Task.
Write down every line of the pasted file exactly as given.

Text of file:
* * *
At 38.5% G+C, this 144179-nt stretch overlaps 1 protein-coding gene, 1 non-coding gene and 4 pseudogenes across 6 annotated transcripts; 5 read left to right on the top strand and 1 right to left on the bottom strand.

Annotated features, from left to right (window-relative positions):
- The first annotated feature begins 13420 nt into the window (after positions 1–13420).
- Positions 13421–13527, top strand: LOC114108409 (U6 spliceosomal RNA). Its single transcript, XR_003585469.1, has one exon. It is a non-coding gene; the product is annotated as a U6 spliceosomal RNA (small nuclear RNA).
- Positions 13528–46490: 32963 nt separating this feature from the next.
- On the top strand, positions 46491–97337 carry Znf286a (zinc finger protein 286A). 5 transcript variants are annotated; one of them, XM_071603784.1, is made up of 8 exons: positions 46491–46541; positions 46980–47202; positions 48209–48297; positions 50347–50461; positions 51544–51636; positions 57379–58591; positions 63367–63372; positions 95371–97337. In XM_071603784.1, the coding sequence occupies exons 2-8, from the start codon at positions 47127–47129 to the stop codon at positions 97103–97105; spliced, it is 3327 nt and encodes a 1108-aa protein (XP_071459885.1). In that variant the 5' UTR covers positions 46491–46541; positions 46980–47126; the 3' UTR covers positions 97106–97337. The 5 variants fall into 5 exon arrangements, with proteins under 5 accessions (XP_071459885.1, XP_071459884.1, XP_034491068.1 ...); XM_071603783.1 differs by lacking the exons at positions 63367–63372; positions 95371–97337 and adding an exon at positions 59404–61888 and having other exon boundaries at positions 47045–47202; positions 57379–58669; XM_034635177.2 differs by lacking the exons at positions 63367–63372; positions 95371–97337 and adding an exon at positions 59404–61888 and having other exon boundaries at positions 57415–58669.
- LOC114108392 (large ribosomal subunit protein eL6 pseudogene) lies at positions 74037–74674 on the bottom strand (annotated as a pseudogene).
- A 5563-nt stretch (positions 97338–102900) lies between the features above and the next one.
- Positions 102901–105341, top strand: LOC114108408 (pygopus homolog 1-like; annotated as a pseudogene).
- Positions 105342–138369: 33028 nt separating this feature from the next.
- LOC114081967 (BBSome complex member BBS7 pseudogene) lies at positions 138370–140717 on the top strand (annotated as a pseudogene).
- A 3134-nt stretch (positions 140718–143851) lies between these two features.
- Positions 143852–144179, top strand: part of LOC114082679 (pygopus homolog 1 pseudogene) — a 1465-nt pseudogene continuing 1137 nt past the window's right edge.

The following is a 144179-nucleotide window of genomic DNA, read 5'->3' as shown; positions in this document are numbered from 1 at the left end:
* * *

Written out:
At 38.5% G+C, this 144179-nt stretch overlaps 1 protein-coding gene, 1 non-coding gene and 4 pseudogenes across 6 annotated transcripts; 5 read left to right on the top strand and 1 right to left on the bottom strand.

Annotated features, from left to right (window-relative positions):
- The first annotated feature begins 13420 nt into the window (after positions 1–13420).
- Positions 13421–13527, top strand: LOC114108409 (U6 spliceosomal RNA). Its single transcript, XR_003585469.1, has one exon. It is a non-coding gene; the product is annotated as a U6 spliceosomal RNA (small nuclear RNA).
- Positions 13528–46490: 32963 nt separating this feature from the next.
- On the top strand, positions 46491–97337 carry Znf286a (zinc finger protein 286A). 5 transcript variants are annotated; one of them, XM_071603784.1, is made up of 8 exons: positions 46491–46541; positions 46980–47202; positions 48209–48297; positions 50347–50461; positions 51544–51636; positions 57379–58591; positions 63367–63372; positions 95371–97337. In XM_071603784.1, the coding sequence occupies exons 2-8, from the start codon at positions 47127–47129 to the stop codon at positions 97103–97105; spliced, it is 3327 nt and encodes a 1108-aa protein (XP_071459885.1). In that variant the 5' UTR covers positions 46491–46541; positions 46980–47126; the 3' UTR covers positions 97106–97337. The 5 variants fall into 5 exon arrangements, with proteins under 5 accessions (XP_071459885.1, XP_071459884.1, XP_034491068.1 ...); XM_071603783.1 differs by lacking the exons at positions 63367–63372; positions 95371–97337 and adding an exon at positions 59404–61888 and having other exon boundaries at positions 47045–47202; positions 57379–58669; XM_034635177.2 differs by lacking the exons at positions 63367–63372; positions 95371–97337 and adding an exon at positions 59404–61888 and having other exon boundaries at positions 57415–58669.
- LOC114108392 (large ribosomal subunit protein eL6 pseudogene) lies at positions 74037–74674 on the bottom strand (annotated as a pseudogene).
- A 5563-nt stretch (positions 97338–102900) lies between the features above and the next one.
- Positions 102901–105341, top strand: LOC114108408 (pygopus homolog 1-like; annotated as a pseudogene).
- Positions 105342–138369: 33028 nt separating this feature from the next.
- LOC114081967 (BBSome complex member BBS7 pseudogene) lies at positions 138370–140717 on the top strand (annotated as a pseudogene).
- A 3134-nt stretch (positions 140718–143851) lies between these two features.
- Positions 143852–144179, top strand: part of LOC114082679 (pygopus homolog 1 pseudogene) — a 1465-nt pseudogene continuing 1137 nt past the window's right edge.

The following is a 144179-nucleotide window of genomic DNA, read 5'->3' as shown; positions in this document are numbered from 1 at the left end: